Rob: I'm pretty skeptical on some of some of these claims that people are making. Sometimes just you know, randomization and just getting, getting like the proactive chat, just doing the proactive chat more often. That's going to, that's going to be enough. Right. And I look at the purchase history stuff too. I mean I look at Amazon, let me, let me tell you the last few things I purchased on Amazon and you tell me as a customer service rep what you would do with this. I bought trash bags. I bought a charger. I bought an alarm clock, I bought a fantasy book called dragons Autumn Twilight, which I read when I was 12 years old and it's totally awesome. I bought a DVD case, I bought earplugs. I, I'm just saying like if, if you had this information it, it's not going to change how you respond to me. You know, it's like, okay.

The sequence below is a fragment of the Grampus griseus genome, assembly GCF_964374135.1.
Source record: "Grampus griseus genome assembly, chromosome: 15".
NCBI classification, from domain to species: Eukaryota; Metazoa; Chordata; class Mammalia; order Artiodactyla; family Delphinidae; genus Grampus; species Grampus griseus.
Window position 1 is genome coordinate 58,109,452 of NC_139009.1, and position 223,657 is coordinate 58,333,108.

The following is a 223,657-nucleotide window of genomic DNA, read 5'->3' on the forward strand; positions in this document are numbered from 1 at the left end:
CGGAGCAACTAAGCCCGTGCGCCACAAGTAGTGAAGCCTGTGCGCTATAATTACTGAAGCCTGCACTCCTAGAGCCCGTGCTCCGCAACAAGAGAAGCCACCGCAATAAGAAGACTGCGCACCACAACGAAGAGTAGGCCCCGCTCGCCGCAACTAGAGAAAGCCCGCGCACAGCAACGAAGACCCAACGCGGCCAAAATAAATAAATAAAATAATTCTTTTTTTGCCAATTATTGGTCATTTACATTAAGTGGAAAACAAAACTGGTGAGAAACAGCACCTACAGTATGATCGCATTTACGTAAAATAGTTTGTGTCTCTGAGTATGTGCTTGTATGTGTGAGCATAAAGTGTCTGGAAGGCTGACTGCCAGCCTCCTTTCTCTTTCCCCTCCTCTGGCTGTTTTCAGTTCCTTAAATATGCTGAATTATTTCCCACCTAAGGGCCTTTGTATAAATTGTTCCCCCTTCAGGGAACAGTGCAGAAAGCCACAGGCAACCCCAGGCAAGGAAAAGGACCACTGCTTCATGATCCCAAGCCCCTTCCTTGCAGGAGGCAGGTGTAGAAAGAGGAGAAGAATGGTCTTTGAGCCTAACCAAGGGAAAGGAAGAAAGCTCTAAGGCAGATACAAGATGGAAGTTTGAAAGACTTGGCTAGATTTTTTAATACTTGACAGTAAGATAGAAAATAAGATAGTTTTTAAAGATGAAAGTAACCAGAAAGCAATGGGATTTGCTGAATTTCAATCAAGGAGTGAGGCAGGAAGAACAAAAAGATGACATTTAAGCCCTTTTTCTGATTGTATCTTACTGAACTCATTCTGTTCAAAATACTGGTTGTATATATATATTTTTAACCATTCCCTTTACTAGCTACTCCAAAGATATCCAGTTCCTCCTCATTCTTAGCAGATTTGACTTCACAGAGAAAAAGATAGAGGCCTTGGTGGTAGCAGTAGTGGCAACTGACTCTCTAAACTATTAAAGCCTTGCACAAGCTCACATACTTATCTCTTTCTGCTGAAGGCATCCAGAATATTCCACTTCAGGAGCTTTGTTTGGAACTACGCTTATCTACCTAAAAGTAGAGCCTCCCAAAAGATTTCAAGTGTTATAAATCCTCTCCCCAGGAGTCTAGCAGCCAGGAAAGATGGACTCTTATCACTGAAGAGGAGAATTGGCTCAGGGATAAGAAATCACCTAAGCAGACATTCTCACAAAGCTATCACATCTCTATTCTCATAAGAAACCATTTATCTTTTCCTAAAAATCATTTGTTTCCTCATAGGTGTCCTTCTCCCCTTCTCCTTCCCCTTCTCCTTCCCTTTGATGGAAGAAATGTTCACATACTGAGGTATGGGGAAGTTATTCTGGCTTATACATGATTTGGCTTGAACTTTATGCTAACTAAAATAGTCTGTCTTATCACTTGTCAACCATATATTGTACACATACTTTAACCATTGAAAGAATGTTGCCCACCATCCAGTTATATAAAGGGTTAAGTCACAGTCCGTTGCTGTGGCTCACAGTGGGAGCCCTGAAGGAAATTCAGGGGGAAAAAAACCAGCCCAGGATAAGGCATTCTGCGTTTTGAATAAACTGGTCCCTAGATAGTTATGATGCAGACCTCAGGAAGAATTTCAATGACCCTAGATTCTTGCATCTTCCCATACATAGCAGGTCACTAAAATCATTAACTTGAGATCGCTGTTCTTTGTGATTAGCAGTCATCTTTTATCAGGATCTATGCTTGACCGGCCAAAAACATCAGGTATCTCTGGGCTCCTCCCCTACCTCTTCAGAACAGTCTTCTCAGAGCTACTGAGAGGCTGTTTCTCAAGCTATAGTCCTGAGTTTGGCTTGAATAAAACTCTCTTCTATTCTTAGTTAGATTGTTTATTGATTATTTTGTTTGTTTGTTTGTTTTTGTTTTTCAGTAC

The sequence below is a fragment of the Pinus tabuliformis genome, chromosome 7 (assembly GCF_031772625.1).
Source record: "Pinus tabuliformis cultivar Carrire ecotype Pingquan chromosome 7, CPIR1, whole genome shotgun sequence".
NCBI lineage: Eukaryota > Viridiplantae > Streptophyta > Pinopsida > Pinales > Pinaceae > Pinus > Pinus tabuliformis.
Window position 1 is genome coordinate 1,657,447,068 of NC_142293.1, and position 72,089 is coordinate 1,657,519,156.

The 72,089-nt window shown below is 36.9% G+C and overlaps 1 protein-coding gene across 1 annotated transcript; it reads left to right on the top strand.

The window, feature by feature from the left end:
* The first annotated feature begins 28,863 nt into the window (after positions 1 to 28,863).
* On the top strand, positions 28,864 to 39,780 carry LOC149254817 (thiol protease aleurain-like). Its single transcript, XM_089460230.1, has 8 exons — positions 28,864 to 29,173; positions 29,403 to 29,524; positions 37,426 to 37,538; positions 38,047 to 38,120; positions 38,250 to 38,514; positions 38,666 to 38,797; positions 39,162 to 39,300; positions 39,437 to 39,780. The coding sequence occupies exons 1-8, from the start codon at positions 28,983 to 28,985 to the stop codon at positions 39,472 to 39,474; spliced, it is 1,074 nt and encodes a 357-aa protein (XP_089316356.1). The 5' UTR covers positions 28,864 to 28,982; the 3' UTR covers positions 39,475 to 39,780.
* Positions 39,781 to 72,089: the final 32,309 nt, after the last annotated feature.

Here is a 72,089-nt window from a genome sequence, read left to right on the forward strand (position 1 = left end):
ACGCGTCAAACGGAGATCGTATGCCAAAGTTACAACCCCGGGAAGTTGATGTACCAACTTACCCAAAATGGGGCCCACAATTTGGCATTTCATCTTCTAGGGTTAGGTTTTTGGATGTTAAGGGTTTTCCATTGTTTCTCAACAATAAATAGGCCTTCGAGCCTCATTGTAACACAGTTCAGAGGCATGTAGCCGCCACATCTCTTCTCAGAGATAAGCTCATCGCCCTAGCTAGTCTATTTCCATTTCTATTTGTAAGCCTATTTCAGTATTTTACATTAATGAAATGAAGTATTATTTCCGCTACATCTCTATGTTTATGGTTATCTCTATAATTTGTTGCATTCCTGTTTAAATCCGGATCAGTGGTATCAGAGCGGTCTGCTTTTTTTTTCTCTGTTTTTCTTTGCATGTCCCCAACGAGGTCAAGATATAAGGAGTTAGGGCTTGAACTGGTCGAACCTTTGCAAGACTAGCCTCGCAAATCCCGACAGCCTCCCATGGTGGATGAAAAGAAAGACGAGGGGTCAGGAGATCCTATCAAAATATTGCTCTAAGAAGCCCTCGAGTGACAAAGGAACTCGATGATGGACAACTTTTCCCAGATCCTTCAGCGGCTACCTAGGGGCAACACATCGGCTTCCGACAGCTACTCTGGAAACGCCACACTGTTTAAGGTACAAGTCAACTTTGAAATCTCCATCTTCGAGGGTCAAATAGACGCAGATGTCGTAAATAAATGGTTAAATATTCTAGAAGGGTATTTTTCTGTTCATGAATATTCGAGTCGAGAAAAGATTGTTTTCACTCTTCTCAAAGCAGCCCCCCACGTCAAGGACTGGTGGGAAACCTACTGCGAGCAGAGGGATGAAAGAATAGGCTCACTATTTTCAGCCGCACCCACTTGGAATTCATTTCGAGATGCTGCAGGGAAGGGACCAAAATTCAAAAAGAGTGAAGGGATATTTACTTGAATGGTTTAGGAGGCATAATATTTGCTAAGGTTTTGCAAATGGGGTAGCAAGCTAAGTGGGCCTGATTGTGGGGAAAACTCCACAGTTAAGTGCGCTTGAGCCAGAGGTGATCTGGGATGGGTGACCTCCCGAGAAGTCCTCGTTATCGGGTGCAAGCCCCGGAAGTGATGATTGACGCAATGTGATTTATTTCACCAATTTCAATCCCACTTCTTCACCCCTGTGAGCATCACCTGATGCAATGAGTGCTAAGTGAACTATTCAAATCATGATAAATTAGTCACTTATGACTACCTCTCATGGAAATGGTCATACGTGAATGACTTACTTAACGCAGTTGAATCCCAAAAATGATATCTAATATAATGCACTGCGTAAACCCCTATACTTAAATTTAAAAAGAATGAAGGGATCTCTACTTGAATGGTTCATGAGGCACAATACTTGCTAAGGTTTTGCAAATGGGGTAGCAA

Peter: Yeah, no wait. So you have a flashlight, and a book. So you're reading a book in bed to hide from your new expanded, newly expanded family. And the fact that you're still using DVDs and wanting to store them makes me worry for you. So that would be my takeaway. And so I would, I would send you some sort of therapy or relaxation techniques to tie into all of what is clearly a scattered unclear way to buy all your things at Amazon. So that is our show for today. Please do follow us on the institutes LinkedIn page or tweeted us @windigitalshelf. If our content is useful, please leave a review wherever you get your podcast. And thanks for being part of our community.